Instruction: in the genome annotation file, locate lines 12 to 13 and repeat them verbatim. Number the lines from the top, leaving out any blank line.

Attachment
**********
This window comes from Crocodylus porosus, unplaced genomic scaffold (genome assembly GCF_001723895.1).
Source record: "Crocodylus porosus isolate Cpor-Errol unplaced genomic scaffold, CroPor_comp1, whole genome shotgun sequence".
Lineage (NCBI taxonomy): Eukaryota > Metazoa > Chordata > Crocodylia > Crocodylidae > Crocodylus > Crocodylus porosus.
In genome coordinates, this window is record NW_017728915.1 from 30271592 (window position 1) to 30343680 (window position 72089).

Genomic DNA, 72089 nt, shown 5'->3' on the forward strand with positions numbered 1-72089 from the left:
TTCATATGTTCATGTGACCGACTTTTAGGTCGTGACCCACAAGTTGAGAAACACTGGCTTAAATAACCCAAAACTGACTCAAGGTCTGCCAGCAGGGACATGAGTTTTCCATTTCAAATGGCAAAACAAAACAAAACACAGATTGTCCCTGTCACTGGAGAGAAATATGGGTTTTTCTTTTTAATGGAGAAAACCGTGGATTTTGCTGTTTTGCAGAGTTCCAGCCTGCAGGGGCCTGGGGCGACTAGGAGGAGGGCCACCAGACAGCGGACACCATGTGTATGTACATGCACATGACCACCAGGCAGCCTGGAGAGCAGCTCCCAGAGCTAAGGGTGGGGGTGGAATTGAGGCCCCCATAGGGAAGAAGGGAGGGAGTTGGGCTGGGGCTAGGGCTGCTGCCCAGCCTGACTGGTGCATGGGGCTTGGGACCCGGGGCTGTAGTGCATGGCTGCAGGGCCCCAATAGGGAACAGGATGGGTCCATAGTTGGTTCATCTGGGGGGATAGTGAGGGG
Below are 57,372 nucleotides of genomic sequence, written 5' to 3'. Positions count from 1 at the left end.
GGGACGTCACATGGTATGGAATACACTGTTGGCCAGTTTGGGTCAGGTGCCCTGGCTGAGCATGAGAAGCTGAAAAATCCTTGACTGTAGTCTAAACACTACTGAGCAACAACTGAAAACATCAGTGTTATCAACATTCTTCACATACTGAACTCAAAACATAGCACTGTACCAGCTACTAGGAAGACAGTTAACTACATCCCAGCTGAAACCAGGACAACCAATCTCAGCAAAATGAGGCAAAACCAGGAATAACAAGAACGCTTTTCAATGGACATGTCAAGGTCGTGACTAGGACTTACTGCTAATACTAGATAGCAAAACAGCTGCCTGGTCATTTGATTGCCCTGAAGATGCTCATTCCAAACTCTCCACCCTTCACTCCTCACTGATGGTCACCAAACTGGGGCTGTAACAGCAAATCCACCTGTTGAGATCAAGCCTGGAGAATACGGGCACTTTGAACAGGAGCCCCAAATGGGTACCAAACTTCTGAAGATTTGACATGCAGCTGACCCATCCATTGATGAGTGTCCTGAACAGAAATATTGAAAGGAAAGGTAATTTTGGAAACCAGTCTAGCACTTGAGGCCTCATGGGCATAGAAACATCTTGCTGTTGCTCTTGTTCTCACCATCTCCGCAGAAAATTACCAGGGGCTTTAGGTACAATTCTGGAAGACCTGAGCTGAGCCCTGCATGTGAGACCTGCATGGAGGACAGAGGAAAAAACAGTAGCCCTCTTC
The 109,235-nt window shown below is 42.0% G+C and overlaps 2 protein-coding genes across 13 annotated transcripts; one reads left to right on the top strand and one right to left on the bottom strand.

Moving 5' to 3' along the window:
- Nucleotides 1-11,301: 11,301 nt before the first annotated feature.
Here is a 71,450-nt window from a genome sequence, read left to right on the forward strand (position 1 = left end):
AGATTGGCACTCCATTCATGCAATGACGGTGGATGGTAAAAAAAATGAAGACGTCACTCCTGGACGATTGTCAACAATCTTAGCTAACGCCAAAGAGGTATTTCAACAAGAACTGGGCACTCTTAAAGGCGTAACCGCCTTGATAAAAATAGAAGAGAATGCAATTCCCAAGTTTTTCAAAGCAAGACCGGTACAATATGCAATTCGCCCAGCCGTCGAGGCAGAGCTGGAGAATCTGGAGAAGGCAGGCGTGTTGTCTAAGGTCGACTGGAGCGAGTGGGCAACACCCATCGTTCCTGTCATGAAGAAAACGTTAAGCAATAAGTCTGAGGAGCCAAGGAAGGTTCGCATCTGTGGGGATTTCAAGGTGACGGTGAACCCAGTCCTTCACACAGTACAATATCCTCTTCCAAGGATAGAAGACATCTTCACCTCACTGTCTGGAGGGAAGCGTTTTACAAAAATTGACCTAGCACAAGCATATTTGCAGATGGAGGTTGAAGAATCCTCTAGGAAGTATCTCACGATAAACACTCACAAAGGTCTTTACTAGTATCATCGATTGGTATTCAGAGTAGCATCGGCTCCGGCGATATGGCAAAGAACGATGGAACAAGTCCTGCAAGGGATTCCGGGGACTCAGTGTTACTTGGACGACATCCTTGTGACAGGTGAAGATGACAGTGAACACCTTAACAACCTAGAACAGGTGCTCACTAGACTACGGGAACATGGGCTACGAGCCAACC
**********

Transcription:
Here is a 71,450-nt window from a genome sequence, read left to right on the forward strand (position 1 = left end):
AGATTGGCACTCCATTCATGCAATGACGGTGGATGGTAAAAAAAATGAAGACGTCACTCCTGGACGATTGTCAACAATCTTAGCTAACGCCAAAGAGGTATTTCAACAAGAACTGGGCACTCTTAAAGGCGTAACCGCCTTGATAAAAATAGAAGAGAATGCAATTCCCAAGTTTTTCAAAGCAAGACCGGTACAATATGCAATTCGCCCAGCCGTCGAGGCAGAGCTGGAGAATCTGGAGAAGGCAGGCGTGTTGTCTAAGGTCGACTGGAGCGAGTGGGCAACACCCATCGTTCCTGTCATGAAGAAAACGTTAAGCAATAAGTCTGAGGAGCCAAGGAAGGTTCGCATCTGTGGGGATTTCAAGGTGACGGTGAACCCAGTCCTTCACACAGTACAATATCCTCTTCCAAGGATAGAAGACATCTTCACCTCACTGTCTGGAGGGAAGCGTTTTACAAAAATTGACCTAGCACAAGCATATTTGCAGATGGAGGTTGAAGAATCCTCTAGGAAGTATCTCACGATAAACACTCACAAAGGTCTTTACTAGTATCATCGATTGGTATTCAGAGTAGCATCGGCTCCGGCGATATGGCAAAGAACGATGGAACAAGTCCTGCAAGGGATTCCGGGGACTCAGTGTTACTTGGACGACATCCTTGTGACAGGTGAAGATGACAGTGAACACCTTAACAACCTAGAACAGGTGCTCACTAGACTACGGGAACATGGGCTACGAGCCAACC